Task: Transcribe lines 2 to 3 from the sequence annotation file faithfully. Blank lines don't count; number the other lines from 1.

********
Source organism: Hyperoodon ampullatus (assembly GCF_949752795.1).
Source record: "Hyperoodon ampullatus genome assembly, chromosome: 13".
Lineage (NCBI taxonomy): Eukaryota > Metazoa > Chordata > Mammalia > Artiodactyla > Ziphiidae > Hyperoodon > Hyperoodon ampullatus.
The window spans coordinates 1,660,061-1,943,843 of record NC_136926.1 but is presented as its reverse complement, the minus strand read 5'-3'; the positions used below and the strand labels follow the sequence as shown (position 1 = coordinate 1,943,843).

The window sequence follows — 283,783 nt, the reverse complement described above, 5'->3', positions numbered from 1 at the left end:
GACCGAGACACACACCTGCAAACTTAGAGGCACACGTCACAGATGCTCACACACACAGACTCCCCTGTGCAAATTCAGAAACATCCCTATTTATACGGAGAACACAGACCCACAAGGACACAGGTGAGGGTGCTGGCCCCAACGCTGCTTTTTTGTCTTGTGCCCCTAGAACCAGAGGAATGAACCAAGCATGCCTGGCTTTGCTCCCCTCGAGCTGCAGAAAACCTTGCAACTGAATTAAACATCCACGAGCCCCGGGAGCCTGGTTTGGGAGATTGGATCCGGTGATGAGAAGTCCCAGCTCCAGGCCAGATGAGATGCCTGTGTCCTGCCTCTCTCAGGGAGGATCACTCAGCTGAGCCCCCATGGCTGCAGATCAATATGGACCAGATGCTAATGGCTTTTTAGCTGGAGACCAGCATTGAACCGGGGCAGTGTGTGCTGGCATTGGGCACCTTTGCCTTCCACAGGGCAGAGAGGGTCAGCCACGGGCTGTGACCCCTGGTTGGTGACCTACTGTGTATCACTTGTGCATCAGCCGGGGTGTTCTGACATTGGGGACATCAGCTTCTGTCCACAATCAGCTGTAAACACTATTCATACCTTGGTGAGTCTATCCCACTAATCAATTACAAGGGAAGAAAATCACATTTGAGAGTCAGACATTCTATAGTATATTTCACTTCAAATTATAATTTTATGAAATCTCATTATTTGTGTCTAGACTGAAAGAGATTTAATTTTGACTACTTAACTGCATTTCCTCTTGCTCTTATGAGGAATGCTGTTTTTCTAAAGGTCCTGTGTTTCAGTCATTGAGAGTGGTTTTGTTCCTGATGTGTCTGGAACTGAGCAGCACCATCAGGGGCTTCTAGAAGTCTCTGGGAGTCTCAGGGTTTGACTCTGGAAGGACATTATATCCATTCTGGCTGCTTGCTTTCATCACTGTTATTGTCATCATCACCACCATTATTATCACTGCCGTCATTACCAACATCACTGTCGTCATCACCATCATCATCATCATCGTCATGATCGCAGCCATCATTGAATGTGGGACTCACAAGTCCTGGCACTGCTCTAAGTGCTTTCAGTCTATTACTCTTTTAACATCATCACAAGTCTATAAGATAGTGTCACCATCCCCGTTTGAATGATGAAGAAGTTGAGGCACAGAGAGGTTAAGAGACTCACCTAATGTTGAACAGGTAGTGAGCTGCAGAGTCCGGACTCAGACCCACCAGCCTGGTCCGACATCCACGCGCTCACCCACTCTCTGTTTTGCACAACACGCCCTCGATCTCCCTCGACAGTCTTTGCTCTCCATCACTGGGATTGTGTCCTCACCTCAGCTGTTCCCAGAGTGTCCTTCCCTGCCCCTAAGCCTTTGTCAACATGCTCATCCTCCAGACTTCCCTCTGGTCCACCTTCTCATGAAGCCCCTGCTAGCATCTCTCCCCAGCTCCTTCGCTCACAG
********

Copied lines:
Source record: "Hyperoodon ampullatus genome assembly, chromosome: 13".
Lineage (NCBI taxonomy): Eukaryota > Metazoa > Chordata > Mammalia > Artiodactyla > Ziphiidae > Hyperoodon > Hyperoodon ampullatus.